“Just because someone like me has an idea about a business doesn’t mean we know the business side of things!” she said.
Owning your own business isn’t easy. It takes time, effort, and a great deal of personal investment. But sometimes you can make it even harder on yourself than it needs to be. Here are a few habits to break if you and your business are to stay healthy:
Trying to do too much.
Life is full of opportunities, but trying to take advantage of all of them merely divides your effort and blunts the results. Pick the one or two things you can do best and focus on them.
Working too hard.
The old saying goes, “Work smarter, not harder.” Take advantage of new technologies to simplify tasks. Delegate responsibilities to those around you, and be sure to give them the credit for a job well done.
Ignoring the competition.
It’s easy to pretend you’re the only business going after a certain market, but it’s rarely true. Don’t obsess about the competition, but be aware of them, even if you’re at the top of the heap. Every successful startup began at the bottom.
Entrepreneur and venture investor Adam Callinan offers tips for 10 things entrepreneurs need to stop doing, many of which apply to small business owners, in this article: http://www.entrepreneur.com/article/243324
Highly successful people come from all different backgrounds, but they share some common habits, according to author Paul C. Brunson. Brunson has spent time working with celebrity Oprah Winfrey and billionaire Enver Yucel and noticed that the two shared some common working habits, habits that those of us with less than a billion dollars can also practice.
1. Keep growing.
Take the time to invest in your own self development. Don’t ever stop learning new skills and exploring new areas.
2. Stay curious.
Successful people notice things that other people may think are obvious or totally obtuse. Sometimes those things lead to new ideas, new developments, or new ways of doing things.
3. Take responsibility.
If something goes wrong, don’t try to cover it up. Own it, and make it right.
4. Take risks.
It has been said that people who take risks live longer, happier lives. “If you’re not taking risks, you’re not making moves,” says Brunson.
5. Build a team.
Highly successful people don’t try to do everything themselves. Surround yourself with good people and work with them to build your dream.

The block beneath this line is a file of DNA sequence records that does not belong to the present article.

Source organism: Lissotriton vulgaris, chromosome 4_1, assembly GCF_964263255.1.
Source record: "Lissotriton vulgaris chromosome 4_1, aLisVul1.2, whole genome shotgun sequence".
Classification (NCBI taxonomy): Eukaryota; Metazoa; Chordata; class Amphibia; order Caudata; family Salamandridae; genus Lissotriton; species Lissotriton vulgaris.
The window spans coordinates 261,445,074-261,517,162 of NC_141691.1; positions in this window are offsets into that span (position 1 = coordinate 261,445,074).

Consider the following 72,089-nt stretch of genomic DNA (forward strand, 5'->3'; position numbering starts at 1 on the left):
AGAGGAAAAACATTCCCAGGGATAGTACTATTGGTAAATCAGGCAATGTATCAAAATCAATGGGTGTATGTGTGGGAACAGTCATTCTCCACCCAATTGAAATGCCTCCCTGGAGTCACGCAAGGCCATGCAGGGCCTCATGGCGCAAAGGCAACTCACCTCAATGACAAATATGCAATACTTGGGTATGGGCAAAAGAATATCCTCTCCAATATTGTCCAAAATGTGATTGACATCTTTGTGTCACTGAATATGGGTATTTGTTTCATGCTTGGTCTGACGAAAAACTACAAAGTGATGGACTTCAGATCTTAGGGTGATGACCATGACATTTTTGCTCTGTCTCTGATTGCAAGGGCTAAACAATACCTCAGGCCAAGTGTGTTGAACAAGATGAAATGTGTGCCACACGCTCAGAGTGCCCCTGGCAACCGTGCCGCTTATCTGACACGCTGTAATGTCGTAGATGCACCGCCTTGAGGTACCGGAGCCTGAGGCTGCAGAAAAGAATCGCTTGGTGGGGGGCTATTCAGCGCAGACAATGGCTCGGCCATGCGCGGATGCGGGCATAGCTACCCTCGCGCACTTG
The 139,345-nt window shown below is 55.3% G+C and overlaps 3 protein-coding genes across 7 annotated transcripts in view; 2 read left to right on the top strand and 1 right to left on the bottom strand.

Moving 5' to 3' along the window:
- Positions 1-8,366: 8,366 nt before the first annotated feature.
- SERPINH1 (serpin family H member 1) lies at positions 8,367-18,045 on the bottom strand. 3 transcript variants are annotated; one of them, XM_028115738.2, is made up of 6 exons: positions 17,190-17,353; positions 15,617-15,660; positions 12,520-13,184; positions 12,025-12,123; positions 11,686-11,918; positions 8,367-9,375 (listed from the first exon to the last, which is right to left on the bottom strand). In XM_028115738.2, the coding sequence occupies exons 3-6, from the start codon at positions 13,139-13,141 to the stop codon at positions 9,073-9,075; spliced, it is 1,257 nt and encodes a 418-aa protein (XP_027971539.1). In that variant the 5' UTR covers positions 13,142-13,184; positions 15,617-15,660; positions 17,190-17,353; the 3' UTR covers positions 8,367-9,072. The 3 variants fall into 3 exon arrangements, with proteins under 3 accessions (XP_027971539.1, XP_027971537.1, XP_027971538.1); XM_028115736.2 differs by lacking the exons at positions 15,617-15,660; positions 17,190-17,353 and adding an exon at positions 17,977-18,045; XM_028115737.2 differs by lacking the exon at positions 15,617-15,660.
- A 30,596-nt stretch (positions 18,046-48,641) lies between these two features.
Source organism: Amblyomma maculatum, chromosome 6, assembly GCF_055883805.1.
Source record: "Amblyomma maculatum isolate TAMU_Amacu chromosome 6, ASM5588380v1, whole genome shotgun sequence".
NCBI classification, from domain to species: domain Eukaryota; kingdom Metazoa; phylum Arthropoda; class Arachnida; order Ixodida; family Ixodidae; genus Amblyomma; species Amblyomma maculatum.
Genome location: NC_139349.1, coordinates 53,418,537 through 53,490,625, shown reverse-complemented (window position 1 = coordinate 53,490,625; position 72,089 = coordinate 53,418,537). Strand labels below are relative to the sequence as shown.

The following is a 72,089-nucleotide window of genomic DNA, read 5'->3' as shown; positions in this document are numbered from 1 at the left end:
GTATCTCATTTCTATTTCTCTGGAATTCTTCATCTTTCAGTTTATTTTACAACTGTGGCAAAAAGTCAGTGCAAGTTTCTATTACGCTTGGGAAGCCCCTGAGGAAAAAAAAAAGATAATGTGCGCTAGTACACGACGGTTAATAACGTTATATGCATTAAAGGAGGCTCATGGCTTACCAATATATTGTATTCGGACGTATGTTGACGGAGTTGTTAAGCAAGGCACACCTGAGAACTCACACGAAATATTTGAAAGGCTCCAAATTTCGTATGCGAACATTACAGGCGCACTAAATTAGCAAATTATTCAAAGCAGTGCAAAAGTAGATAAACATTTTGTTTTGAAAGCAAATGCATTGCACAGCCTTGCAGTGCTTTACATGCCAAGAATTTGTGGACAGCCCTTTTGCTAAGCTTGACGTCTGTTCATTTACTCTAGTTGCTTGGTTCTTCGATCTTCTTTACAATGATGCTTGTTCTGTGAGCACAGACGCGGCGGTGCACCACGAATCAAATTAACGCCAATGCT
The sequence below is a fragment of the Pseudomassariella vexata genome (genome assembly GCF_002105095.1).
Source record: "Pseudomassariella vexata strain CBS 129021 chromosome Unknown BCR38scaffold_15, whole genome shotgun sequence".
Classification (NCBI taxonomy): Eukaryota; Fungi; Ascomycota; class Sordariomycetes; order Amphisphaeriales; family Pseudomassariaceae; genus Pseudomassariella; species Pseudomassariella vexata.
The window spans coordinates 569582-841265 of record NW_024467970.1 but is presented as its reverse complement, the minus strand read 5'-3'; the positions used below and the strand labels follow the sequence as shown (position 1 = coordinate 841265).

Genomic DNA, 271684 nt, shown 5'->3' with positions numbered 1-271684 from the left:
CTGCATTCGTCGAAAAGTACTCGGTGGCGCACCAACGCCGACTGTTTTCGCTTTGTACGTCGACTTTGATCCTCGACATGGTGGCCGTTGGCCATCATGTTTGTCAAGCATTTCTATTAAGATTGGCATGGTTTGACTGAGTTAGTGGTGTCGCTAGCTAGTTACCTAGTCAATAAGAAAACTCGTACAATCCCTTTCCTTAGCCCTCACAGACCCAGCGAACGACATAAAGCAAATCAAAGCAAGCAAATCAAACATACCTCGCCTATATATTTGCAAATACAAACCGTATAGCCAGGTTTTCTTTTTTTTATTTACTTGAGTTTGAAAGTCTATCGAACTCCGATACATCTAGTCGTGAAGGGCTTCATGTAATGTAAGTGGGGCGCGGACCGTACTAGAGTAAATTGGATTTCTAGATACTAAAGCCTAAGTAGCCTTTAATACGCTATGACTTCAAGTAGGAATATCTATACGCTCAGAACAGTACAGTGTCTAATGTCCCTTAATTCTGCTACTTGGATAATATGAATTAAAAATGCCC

Telling stories. Turns out telling stories is not just for children. It's good for those hunting for a job and it's good for those starting a new company. According to this New York Times article, telling stories--rather than facts--is what will get you the job or resonate with people who you ask for money. Telling a story is a way to show that you are "compelling, unforgettable, funny and smart. Magnetic, even." Telling a story is a way to show the world what makes you so special.
So, you need to have a good story ready at hand when you go to pitch yourself to investors or try to get a bank loan. And you need to be able to tell it well. It's a skill that can be learned, according to the authors of this article. Consultants are now offering classes in story-telling and researchers have honed in on the hallmarks of the best stories that resonate with people. A compelling story should have something close to this formula--which if you studied literature or writing might look familiar to you: Act 1, scene setting; Act 2, rising action; Act 3, the turning point; Act 4, the falling action; and Act 5, the denouement or release. There can be fewer stages or more stages, but in general the best stories all follow this pattern and, where business is concerned, seem to result in sales.
To tell a good story, we need to just tell it, not analyze it, explain it or judge it first, according to one expert. It's when we over-think things that they fall flat on the listener. So, how to think about your own business story? “It’s about balancing your personal story — incorporating your values, tying it together with a vision of the future, and telling how investors can get involved and also benefit themselves.”
Finally, here is a short list of tips:
Know who your audience is
Have a beginning, middle and end. (That sounds obvious, but people often forget that.)
Use concrete details and personal experience
Don’t try to memorize a story so it sounds rehearsed. It’s not about perfection. It’s about connecting.